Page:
An Irrepressible Habit of Thinking Aloud

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the lady smiles
taelle
I don't really believe in poetry translations.
No, that sounds wrong. I mean, I enjoy them, but as sort-of-fanfics - a bit like screen adaptations of novels. maybe. They are interesting in what they are doing, and they have value in themselves, but do they let you know the original poet? I love Marshak's Shakespeare sonnets, but they are not much like Shakespeare's Shakespeare sonnets in both tone and intent.
So, then, if you (if I) read poetry, this has to be done in its original language.
Only poetry is probably most difficult form of reading in a foreign language. I mean, I'm more or less fluent in English, but I know myself to have dubious pronunciation, so am I sure the English poetry sounds right in my head? (thank gods for online audios of poetry readings)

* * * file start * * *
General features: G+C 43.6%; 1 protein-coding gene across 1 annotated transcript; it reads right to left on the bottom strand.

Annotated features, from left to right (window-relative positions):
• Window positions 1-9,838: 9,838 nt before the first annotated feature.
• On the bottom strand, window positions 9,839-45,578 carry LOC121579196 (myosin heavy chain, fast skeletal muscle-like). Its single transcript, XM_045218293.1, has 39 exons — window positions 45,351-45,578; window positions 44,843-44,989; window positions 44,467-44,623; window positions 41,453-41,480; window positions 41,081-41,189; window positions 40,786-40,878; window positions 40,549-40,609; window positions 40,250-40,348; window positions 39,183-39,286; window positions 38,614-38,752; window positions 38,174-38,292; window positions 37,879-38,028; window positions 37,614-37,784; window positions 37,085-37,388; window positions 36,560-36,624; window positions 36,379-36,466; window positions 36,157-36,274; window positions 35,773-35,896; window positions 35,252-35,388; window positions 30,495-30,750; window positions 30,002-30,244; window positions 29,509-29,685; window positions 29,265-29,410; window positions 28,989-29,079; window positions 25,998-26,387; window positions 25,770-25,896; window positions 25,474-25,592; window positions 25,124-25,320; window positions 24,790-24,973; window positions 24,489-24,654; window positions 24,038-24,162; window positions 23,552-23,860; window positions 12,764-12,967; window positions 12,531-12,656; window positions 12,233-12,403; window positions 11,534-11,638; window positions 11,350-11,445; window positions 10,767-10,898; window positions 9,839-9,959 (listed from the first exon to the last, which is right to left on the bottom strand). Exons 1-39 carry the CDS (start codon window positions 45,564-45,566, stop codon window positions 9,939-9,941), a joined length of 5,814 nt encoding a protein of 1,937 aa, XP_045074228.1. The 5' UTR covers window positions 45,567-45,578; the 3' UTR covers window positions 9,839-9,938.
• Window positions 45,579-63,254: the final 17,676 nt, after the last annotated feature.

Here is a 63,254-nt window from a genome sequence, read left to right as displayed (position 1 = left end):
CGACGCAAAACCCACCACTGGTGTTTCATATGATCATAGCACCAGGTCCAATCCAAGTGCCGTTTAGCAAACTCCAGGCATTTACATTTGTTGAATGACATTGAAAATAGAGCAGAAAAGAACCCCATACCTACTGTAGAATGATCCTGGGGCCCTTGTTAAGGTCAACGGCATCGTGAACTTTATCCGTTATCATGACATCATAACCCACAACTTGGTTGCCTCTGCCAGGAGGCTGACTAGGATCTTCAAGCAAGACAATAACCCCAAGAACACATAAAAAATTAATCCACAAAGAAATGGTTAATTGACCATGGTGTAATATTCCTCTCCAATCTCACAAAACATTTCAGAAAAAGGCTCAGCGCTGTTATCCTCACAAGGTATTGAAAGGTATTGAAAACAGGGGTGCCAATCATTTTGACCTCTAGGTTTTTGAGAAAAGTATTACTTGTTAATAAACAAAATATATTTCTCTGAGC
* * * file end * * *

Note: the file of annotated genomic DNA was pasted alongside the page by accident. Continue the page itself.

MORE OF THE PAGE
And that's English, probably my best current language. Do I dare to read in any other language? ... I do, but am I right? This post is actually brought to you by me trying Ukrainian poetry and probably being in over my head.

Here's a Polish poem so that I wouldn't be too appalled to reread this post. I am worse at reading Polish than Ukrainian, but this one has inner simplicity (and I've read three different translations).

Kamyk jest stworzeniem
doskonałym

równy samemu sobie
pilnujący swych granic

wypełniony dokładnie
kamiennym sensem

o zapachu który niczego nie przypomina
niczego nie płoszy nie budzi pożądania

jego zapał i chód
są słuszne i pełne godności

czuję ciężki wyrzut
kiedy go trzymam w dłoni
i ciało jego szlachetne
przenika fałszywe ciepło

- Kamyki nie dają się oswoić
do końca będą na nas patrzeć
okiem spokojnym bardzo jasnym

(Zbigniew Herbert)

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